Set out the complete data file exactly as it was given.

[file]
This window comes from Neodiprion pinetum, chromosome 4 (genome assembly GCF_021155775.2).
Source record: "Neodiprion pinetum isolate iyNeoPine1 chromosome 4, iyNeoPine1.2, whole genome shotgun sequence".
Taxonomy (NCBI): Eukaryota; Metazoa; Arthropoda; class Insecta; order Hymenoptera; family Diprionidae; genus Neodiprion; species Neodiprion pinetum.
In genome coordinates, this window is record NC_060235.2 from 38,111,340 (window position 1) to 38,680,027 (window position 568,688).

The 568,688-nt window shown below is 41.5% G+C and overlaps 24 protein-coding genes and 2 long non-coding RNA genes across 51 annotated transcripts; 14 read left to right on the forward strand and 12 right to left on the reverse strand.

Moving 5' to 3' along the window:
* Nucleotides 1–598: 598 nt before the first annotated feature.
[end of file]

This window comes from Neodiprion pinetum, chromosome 4 (genome assembly GCF_021155775.2).
Source record: "Neodiprion pinetum isolate iyNeoPine1 chromosome 4, iyNeoPine1.2, whole genome shotgun sequence".
Taxonomy (NCBI): Eukaryota; Metazoa; Arthropoda; class Insecta; order Hymenoptera; family Diprionidae; genus Neodiprion; species Neodiprion pinetum.
In genome coordinates, this window is record NC_060235.2 from 38,111,340 (window position 1) to 38,680,027 (window position 568,688).

The 568,688-nt window shown below is 41.5% G+C and overlaps 24 protein-coding genes and 2 long non-coding RNA genes across 51 annotated transcripts; 14 read left to right on the forward strand and 12 right to left on the reverse strand.

Moving 5' to 3' along the window:
* Nucleotides 1–598: 598 nt before the first annotated feature.